Bitcoin went mainstream in 2017, as the cryptocurrency’s soaring value captured the popular imagination in a way it never had. But the first attempt at bitcoin’s grand debut came three years ago this week, when the payment service provider BitPay sponsored the first and last edition of a college football game known as the Bitcoin St. Petersburg Bowl.
The idea of heralding bitcoin’s arrival on the national stage by putting its name on a mid-tier college football exhibition game was strange from the start. College football fans and cryptocurrency traders may share similar levels of passion and arcane knowledge, but the subject matter is wildly different. Pairing the gridiron and the blockchain was always going to be an odd coupling.
Bitcoin Bowl summed up just where the cryptocurrency was in December 2014: not quite ready for prime time and hinting that it’d soon be a phenomenon. Then there was the million dollar phishing scam happening to BitPay around the same time. But we’ll get back to that.
For Atlanta-based BitPay, sponsoring the Bitcoin Bowl had two goals: First, to provide a three-hour, nationally televised spotlight for bitcoin on the day after Christmas, with the 26,675 attendees able to buy tickets and concessions using the cryptocurrency.
It didn’t just feel like a college football game, remembers bitcoin entrepreneur Nathan Wosnack.
“It felt more like a bitcoin showcase,” Wosnack, now the CEO of the blockchain-based real estate company Ubitquity, tells Inverse. “There were bitcoin magazines. You had people looking at it saying, ‘What the heck is this stuff?’ It was everywhere. It was pretty exciting seeing all the vendor tables as people were walking in.”
And even after the North Carolina State Wolfpack defeated the University of Central Florida Knights 34-27 and the Bitcoin Bowl was over, there was still the second goal for BitPay to achieve: The host city of St. Petersburg, Florida, would be established as a world bitcoin hub.
When Bitcoin Came to St. Petersburg
“We wanted to be the first city to adopt it in a big way,” Christopher Steinocher, the president of the St. Petersburg Area Chamber of Commerce, tells Inverse. He says he knew nothing about bitcoin before BitPay came to town. “I literally felt like, ‘Holy cow, I don’t know anything,’ I didn’t even know what the concept is, the notion of it. I did not know anything.”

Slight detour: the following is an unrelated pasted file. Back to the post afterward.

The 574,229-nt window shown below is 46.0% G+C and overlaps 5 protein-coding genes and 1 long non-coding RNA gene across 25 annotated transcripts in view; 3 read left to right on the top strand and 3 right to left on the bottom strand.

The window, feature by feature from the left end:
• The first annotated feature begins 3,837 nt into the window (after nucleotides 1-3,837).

A bunch of St. Petersburg businesses from local restaurants and bars to vintage furniture stores and the local history museum agreed to start accepting bitcoin, though the general sentiment is that this didn’t actually translate to much crypto-commerce, if any.
“We didn’t have anyone come in and use it or even ask about it,” Jackie Williams, owner of the local store Furnish Me Vintage, tells Inverse. Apparently, that hasn’t changed since the day of the game.
“We’ve never had anyone approach us about using bitcoin, ever.”
Still, Steinocher says he remembers how excited he was the day of the game, loading bitcoin onto his phone and playing around with his virtual wallet. This was an early preview of the future, if not the reality.
“We were probably on the early end of the early adopting side,” says Steinocher. “And so if nothing else, we were a couple years ahead of everybody else just in terms of understanding it.”
A couple years too far ahead, perhaps. While BitPay initially signed a three-year agreement with ESPN to sponsor the game, the Bitcoin Bowl ended up being a one-time deal. Steinocher says he and his organization were still working on integrating bitcoin into local businesses when they heard the news in mid-2015, at which point the plans were largely dropped and the cryptocurrency’s potential largely forgotten… until its recent explosion in price.
“You’re talking to somebody who wishes he would have invested a couple thousand dollars in it a few years ago when I had the chance,” Steinocher says. “Seeing what the coin is worth today, I wonder if that wasn’t my retirement that just sailed by me. We knew there was something there.”
Bowl-Sponsoring Bitcoin’s Way to Legitimacy
College bowl games represent America’s single weirdest advertising opportunity. Companies have a chance to sponsor one of the few dozen events comprising the sport’s bizarre historical accident of a postseason, in which each December team is paired off, seemingly at random, and sent to an equally random set of mostly warm-weather cities to play meaningless exhibition games.
Since 2008, St. Petersburg has hosted the bowl at Tropicana Field, also home of the Tampa Bay Rays. Its sponsors have included magicJack, the gadget that lets you plug your phone into your computer’s USB port, as well as the Tampa-based restaurant chain Beef ‘O’Brady’s, home of the Cheesy Bacon Pub Chips and Boom Boom Shrimp. Most recently, the lawn care company Bad Boy Mowers was a sponsor. But in 2014, the game belonged to bitcoin.
In that context, a Bitcoin Bowl doesn’t seem all that remarkable. For the teams in the game, bitcoin’s presence didn’t extend much beyond a few offbeat questions from journalists.
“I have been around it for so long, with so many naming opportunities on those games, that it wasn’t anything to me that seemed off,” University of Central Florida football spokesperson Andy Seeley tells Inverse. “I do recall a number of the players and coaches being asked if they understood or knew what bitcoin was.”
He says the team’s knowledge was, at best, mixed.
“It’s something I’d heard of,” says Seeley. “Now I wish I’d invested in it!”